By Ran Bar-Zik | 8/21/2018 | General |Beginners

ES2018 - RegEx Named Capture Groups

ES2018 - RegEx Named Capture Groups

As you know (or maybe don’t know), the new ES2018 standard of JavaScript contains more than a few new features connected to regular expressions. RegEx is used quite a bit in JavaScript, especially in Node.js, and the new standard has lots of help in this area. This feature is one of the better ones and I believe we’ll be seeing it used in a lot of code.


But first off, let’s talk about groups! Let’s say I get some text that is a name—John Smith, or Ran Bar-Zik for example. How do I extract the first name and last name? Easy—the first part of the text up until the space is the first name, and text that comes after the space is the last name. And how do I say to RegEx that I want the first part which is all the letters from the first one until the first space, and then the second part which is everything after the space to the end? It’s pretty easy using groups in RegEx. Here’s an example:

^([a-zA-Z]+) (.+)$

OK now, don’t panic. It’s actually easier than it looks. We’ll start with the ‘^’ which is the start of the line and then the expression ‘[a-zA-Z]’, which marks all letters, lowercase and capital, in English. After that? The ‘+’ is for one or more, in this case of the characters of the expression it proceeds. A space is a space, and then a ‘.’ is for any character (note that in last names we may find a space, a hyphen, apostrophe, etc.) and then the ‘+’ is again for one or more. Then we wrap it up with a ‘$’ to end the line. The parentheses mark the groups. Need more explanation?

regex graph

What’s important here is the groups. How can I extract them with JavaScript? In the past we needed to do something like this:


const name = 'Ran Bar-Zik';

const matchObj = /^([a-zA-Z]+) (.+)$/.exec(name);

const firstName = matchObj[1]; // Ran

const lastName = matchObj[2]; // Bar-Zik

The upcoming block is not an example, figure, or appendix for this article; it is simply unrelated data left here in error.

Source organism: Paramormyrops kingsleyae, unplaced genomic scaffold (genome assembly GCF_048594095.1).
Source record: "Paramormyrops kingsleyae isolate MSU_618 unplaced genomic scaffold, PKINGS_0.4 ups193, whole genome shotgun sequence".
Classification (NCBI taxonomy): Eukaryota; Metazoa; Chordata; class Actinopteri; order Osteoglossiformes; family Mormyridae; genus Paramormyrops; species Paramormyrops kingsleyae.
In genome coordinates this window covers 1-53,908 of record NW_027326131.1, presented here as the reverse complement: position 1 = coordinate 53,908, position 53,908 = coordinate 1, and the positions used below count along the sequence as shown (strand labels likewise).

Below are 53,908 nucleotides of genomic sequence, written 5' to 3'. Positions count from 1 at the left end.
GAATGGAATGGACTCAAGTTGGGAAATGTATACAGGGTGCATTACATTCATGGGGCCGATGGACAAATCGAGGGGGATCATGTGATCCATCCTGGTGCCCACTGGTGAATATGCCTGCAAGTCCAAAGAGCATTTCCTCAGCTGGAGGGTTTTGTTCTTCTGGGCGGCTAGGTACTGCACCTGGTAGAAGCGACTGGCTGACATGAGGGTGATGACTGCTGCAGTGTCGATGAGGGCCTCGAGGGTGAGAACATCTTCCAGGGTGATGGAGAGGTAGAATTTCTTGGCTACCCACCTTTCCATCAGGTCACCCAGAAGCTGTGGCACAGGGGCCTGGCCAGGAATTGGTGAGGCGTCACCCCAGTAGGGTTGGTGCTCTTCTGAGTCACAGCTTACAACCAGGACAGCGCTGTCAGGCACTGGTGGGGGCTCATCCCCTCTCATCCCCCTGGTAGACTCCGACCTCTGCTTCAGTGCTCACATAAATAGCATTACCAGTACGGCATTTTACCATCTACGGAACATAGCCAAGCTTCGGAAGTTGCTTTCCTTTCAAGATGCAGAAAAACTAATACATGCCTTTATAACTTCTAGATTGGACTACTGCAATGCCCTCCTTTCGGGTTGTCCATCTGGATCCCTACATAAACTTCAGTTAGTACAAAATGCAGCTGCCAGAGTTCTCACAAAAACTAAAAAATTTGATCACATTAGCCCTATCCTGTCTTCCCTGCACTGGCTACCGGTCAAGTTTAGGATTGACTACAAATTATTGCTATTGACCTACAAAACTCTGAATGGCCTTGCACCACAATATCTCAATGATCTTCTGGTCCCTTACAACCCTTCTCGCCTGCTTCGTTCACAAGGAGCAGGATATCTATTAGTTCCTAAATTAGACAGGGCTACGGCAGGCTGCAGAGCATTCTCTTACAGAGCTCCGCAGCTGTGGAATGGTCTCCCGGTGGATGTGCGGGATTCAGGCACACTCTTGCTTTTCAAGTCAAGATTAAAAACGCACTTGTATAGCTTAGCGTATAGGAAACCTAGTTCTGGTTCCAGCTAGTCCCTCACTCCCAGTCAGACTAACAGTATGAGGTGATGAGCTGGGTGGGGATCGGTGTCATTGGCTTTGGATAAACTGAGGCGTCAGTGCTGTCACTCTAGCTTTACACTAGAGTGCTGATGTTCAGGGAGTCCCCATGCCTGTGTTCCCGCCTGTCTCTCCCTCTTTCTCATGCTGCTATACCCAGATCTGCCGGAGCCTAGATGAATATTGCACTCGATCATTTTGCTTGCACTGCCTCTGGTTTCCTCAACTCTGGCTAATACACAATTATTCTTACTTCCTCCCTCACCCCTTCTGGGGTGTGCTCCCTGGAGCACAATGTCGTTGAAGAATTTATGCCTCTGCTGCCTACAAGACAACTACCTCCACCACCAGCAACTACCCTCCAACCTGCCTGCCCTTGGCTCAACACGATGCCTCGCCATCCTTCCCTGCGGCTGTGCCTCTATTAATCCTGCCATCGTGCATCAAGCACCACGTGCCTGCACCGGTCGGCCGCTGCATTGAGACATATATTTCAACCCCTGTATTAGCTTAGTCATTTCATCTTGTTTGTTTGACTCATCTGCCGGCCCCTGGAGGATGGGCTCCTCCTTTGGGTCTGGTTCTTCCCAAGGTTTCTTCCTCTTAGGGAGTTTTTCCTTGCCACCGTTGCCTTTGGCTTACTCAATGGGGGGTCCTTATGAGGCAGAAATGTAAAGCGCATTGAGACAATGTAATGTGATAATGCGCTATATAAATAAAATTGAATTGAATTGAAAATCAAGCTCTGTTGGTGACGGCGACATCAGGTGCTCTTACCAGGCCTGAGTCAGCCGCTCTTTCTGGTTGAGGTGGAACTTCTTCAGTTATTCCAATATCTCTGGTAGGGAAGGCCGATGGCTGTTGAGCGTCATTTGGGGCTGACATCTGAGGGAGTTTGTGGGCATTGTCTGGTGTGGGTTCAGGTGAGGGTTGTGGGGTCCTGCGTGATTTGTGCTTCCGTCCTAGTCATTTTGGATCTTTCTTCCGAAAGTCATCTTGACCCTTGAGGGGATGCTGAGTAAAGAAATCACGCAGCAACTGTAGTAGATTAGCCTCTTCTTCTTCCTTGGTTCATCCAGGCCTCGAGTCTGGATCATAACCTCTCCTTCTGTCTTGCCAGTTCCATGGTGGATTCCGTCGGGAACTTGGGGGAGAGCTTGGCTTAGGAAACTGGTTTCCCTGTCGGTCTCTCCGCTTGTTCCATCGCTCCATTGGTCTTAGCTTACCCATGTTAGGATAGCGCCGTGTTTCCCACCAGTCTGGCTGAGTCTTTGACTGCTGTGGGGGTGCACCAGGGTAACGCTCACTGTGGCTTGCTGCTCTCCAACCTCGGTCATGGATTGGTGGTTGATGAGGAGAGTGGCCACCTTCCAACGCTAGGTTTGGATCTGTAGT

In the code above we have to use the method exec search for a match, and then from that, we can find the groups. It seems a little like voodoo here and the code is not so readable. That was the situation up until recently. But now, I can designate each group with a….. name!


How does it work? Easy peasy lemon squeezy. All we need is a:


By inserting a ? into the expression, we can give it a name. We’ll also use the groups property from match.


This example should clear it up:

const name = 'Ran Bar-Zik';

const matchObj = /^(?<firstname>[a-zA-Z]+) (?<lastname>.+)$/.exec(name);

const firstName = matchObj.groups.firstName; // Ran


const lastName = matchObj.groups.lastName; // Bar-Zik



Amazing, no? If the group doesn’t exist we get back undefined, which is for debugging. It’s much easier to understand something like matchObj.groups.lastName rather than [matchObj[2, no?


Check back soon for more of the latest JavaScript features in ES2018.


Previous article: ES2018 Asynchronous Iteration

Next article: lookAhead and lookBehind


About the author: Ran Bar-Zik is an experienced web developer whose personal blog, Internet Israel, features articles and guides on Node.js, MongoDB, Git, SASS, jQuery, HTML 5, MySQL, and more. Translation of the original article by Aaron Raizen

By Ran Bar-Zik | 8/21/2018 | General

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